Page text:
- Find out whether you're verb-impaired.
- Fix wimpy, vague writing that induces the MEGO effect. (MEGO = My Eyes Glaze Over)
- Use this list while in recovery.
The one way to most immediately see the biggest possible improvement in your writing is to choose higher quality verbs. For this reason, I’m suggesting this as your New Year’s writing resolution.
First, self-diagnose to find out whether you're verb-impaired. Then set out to become verb-talented.
Print a hard copy of a document you wrote and circle all the verbs. Read them aloud as a list. You may realize without prompting that they're generic or repetitive. But even worse, your verb choices may be alienating readers. To objectively evaluate the strength of your verbs, ask yourself the following questions and compare with the following lists.
1. Are your verbs so precise that they aren't easily interchangeable with their neighbors?
2. Do they evoke one of the five senses? Can you picture, feel or hear them?
3. Do they have motion?
4. Are they …
… wimpy ?
§ Is, was, be, been
§ Serves to (another verb)
… overused tech verbs? (fine to use, but other verbs may be more descriptive and precise)
Multi-syllable for no good reason?
Initiate (start), utilize (use), facilitate (help), educate (teach), designate (name)
Or are they active and precise?
Before ending this post with a list of super-hero verbs suitable for business writing, may I suggest that you begin harvesting your own favorites from an article or book that you recently enjoyed. My fave verb source is National Geographic magazine.
Secondly, I suggest you develop your ability to capture verbs in the moment of activity, rather than conjure them after you’ve returned to your desk. More on that in a future post.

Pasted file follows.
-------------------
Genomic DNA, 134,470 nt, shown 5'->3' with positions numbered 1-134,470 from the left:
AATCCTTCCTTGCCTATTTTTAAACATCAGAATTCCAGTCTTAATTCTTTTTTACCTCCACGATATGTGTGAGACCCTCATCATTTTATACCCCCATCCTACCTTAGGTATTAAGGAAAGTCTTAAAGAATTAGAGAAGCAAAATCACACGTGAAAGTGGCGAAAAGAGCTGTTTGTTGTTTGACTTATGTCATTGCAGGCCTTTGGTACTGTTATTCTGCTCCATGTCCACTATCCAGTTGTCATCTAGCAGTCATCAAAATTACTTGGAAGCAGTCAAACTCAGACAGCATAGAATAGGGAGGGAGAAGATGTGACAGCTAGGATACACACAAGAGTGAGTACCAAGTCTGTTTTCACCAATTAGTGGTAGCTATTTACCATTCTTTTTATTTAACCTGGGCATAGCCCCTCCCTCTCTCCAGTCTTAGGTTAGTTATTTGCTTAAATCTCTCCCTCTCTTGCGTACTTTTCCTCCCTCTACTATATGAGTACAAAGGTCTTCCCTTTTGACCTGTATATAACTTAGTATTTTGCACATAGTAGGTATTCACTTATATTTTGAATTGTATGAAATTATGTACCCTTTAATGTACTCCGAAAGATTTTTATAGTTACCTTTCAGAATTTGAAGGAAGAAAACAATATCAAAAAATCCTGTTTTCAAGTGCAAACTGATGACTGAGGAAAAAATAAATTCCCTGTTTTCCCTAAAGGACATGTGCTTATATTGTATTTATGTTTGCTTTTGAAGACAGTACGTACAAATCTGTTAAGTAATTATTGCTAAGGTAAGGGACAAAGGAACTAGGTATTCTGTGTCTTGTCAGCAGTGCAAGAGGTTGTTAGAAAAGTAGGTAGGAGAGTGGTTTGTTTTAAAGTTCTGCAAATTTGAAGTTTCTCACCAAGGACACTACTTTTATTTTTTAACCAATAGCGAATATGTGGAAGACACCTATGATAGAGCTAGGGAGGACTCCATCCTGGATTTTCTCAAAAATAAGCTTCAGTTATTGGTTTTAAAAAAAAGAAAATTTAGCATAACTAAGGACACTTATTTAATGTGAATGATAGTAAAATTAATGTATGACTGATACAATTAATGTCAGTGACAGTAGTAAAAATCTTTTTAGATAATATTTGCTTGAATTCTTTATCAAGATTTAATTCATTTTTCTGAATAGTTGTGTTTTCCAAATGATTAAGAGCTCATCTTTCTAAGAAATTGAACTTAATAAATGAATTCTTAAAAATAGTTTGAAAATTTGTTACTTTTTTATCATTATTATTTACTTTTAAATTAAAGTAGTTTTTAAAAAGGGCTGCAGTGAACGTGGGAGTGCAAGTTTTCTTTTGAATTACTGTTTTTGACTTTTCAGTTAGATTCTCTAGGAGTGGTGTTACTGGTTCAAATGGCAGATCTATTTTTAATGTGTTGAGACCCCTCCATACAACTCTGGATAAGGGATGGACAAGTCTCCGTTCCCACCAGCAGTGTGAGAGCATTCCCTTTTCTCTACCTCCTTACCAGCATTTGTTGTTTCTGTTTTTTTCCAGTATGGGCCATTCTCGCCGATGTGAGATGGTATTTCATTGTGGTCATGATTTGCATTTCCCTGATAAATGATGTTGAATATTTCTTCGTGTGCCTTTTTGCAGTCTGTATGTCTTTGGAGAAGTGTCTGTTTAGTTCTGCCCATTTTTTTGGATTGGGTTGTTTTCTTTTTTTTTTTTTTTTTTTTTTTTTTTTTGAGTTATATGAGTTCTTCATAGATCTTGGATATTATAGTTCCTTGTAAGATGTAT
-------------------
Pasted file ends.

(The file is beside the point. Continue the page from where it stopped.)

And if I haven’t convinced you yet that college verbs (often derived from Latin) aren’t as good as plainer verbs (often derived from Anglo-Saxon), ask yourself whether this time-honored saying would still be with us today had it been stated less plainly.
Memorable and to the point: “A stitch in time saves nine.”
Not: “A sufficiently early suture eliminates the necessity for subsequent multiple interventions.”
Ring in the new year by becoming a verb warrior. Challenge yourself to choose verbs well.
Strong one- syllable verbs
SEND, MATCH, BUILD, RAISE, LOCK, FIND, BLUR, FRET, WIN, EARN, GAIN, SHOW, SOLVE, BLOCK, LOOK , STEM, POST, PACK, TALK, SAIL, FLIP, PUSH, CARE, TEACH, SACK, STRIP, BET, PLAY, END, HIDE, SWAY, STAND, LAG, SCRUB, CUT, FORM, BIND, LEAK, BELCH, SPEW, CRACK, HEAR, MEET, NEED, TURN, BUZZ, VIEW, SPEAK, FIT, STORE , MATCH , BREATHE, HOP, SQUELCH, PUT , FLY, RAISE, CHECK, GRADE , SCARE, RACE, FUME,WEIGH, FUEL, BUY, STOP, HOP, SPARK, FLOW, TRUST, WANE, LAND, ROLL, CHOKE, JOIN, CLEAN, SMOKE, CAKE, EDGE, SPEND, RATE, SAVE, STITCH, TRIM, SWIM, FEAR, DIG, ADD, SING, BOOK, BLEND, STIR, MIX, SHARE, DULL, SMOOTH, SLICE, RUN, HOLD, CLIMB …
PROTECT, MEASURE, LEAPFROG, DOUBLE, TRIPLE, STUMBLE, COLLIDE, MANAGE, ABSORB, DICTATE, COLLECT, COMPLETE, SUFFER, QUESTION, ADVANCE, REPEAT, BOTHER, REVEAL, FORESEE, TOPPLE, WELCOME, BEFRIEND, COMPLETE, INDICT, PREFER, DECIDE, EVOLVE, LISTEN, REFLECT, CONSTRAIN, TIDY, PRACTICE, WONDER, WORRY, DONATE, EXTRACT, REPLACE, RESCUE, EXCEL, RELEASE, CENTER, PRE-EMPT, HURRY, COLLATE, REPEL, OFFER, INSPIRE, ATTRACT, STUDY, RETURN …